#3: WHISTLING STRAITS (STRAITS) – Haven, Wisconsin. Designed by Pete Dye in 1998. 7,790, Par 72.
I fell in love with the lay out of this course during the 2010 PGA Championship which we all remember the infamous Dustin Johnson “foot print” incident which cost him his first major victory. This is a relatively new course compared to the others but one of the most visually stunning courses, you’ll ever see. Pete Dye transformed a dead flat army air base overlooking Lake Michigan into an imitation Ballybunion. An assistant pro was seen addressing his ball, which rested in a visible footprint in one of the 967 (at last count) bunkers on the course. There are no rakes at Whistling Straits, in keeping with the notion that this is a transplanted Irish links. No, the pro didn’t ground his club. Instead, he stooped over, picked up the ball and placed it on a patch of level sand saying “that’s what we do here.” This whole course screams Pete Dye architecture because it forces the player to invent shots, or maybe even a local rule. Which makes us wonder how it will play at this year’s PGA Championship and the 2020 Ryder Cup.
#2: PEBBLE BEACH G. LINKS – Pebble Beach, California. Designed by Jack Neville & Douglas Grant in 1919. 6,828 yards, Par 72.
You can’t discuss the Top 5 golf courses in the Unites States without listing Pebble Beach. It’s like a rule. This course has got to be the greatest meeting of land and sea in American golf, but the most extensive one as well. Nine holes perched immediately above the crashing Pacific surf and the fourth through 10th plus the 17th and 18th. Pebble’s sixth through eighth are golf’s real Amen Corner, with a few Hail Marys thrown in over the ocean cove on eight from atop a 75-foot-high bluff. The best part of Pebble is that it is a public course and anyone willing to plunk down nearly 400 dollars can get a tee time. It is easily one of the most popular major championship venues of all time. It will host another U.S. Amateur in 2018, and the very next year it will host its sixth U.S Open.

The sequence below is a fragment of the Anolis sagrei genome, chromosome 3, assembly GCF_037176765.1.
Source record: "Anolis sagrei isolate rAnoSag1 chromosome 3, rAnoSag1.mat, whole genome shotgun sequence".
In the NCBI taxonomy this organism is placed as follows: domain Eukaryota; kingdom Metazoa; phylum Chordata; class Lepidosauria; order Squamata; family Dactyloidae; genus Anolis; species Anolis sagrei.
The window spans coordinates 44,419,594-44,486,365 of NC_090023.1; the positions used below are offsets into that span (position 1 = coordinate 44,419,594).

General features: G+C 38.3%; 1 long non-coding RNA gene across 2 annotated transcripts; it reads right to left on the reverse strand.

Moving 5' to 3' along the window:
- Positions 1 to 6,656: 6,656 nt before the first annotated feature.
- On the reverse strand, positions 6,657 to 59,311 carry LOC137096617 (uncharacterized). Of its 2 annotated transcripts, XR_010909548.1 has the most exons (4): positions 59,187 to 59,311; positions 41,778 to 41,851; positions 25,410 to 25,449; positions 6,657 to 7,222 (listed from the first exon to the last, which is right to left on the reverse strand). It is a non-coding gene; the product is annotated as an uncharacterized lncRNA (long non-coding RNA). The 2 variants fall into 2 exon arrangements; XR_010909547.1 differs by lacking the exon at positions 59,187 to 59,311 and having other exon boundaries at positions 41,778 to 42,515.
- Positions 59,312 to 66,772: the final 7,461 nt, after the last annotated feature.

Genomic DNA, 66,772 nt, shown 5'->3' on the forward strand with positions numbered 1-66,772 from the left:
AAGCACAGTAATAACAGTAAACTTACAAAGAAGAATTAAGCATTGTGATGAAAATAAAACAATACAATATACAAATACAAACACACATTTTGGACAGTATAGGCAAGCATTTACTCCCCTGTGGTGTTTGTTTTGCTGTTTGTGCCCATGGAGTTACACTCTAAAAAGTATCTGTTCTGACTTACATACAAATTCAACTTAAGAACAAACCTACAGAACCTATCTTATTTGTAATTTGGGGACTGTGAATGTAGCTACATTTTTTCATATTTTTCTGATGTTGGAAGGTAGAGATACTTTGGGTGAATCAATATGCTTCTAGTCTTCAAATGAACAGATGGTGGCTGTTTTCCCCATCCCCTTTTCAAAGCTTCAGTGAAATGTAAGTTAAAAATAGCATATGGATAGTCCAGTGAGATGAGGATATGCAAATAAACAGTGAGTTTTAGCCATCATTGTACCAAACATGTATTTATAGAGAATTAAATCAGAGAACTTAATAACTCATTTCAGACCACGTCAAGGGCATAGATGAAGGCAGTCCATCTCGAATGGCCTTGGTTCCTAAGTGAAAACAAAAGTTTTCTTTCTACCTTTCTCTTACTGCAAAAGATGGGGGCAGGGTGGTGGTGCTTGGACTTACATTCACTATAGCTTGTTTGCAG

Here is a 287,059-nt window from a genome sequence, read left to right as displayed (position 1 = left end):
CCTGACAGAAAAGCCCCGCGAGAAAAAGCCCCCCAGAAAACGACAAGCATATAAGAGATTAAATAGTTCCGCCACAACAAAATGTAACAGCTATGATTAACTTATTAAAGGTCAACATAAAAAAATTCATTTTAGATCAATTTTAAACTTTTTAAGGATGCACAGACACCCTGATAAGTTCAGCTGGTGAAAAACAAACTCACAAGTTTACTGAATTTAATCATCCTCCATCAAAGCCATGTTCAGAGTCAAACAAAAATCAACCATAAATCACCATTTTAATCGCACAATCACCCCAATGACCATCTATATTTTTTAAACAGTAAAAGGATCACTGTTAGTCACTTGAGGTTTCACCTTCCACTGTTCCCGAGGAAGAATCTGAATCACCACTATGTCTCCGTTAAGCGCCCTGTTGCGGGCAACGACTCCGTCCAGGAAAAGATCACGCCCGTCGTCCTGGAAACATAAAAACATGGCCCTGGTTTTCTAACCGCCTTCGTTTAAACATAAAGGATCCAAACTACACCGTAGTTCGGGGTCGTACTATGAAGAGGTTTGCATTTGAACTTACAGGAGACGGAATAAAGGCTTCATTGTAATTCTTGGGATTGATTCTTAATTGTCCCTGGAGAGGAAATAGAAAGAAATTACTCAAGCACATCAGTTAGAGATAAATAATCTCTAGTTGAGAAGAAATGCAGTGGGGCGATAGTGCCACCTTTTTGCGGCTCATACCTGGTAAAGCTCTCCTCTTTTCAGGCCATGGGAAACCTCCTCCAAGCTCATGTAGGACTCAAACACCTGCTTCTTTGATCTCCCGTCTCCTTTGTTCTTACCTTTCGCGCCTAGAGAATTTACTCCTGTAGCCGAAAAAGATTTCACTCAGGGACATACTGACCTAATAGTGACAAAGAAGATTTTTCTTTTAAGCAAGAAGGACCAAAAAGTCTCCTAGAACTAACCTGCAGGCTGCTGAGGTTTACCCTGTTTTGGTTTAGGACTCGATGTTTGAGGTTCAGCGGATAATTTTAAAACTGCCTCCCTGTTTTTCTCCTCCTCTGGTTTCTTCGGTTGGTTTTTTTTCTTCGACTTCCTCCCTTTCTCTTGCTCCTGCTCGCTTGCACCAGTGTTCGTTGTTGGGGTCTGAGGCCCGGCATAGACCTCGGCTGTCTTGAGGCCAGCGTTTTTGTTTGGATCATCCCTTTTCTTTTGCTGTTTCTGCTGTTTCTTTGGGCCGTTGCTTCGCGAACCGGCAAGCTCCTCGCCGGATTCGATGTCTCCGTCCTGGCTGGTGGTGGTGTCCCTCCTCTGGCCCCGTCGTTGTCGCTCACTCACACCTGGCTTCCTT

#1: AUGUSTA NATIONAL G.C. – August, Georgia. Designed by Alister Mackenzie & Bobby Jones in 1933. 7,435 yards, Par 72.
What can I say about Augusta that hasn’t been said a million times? Every golfer young and old dreams of a day when they will get an extremely rare opportunity to play on those hallowed grounds. You have to win a lottery just for the right to buy a ticket to the Masters, so you can imagine how hard it is to get in 18. No golf course has tinkered with its layout as often or as effectively over the decades as has Augusta National Golf Club, mainly to keep it competitive for the annual Masters Tournament. All that tinkering has resulted in an amalgamation of design ideas, with a routing by Alister Mackenzie and Bobby Jones, some Perry Maxwell greens, some Trent Jones water hazards, some Jack Nicklaus mounds and swales and, most recently, extensive re-bunkering by Tom Fazio.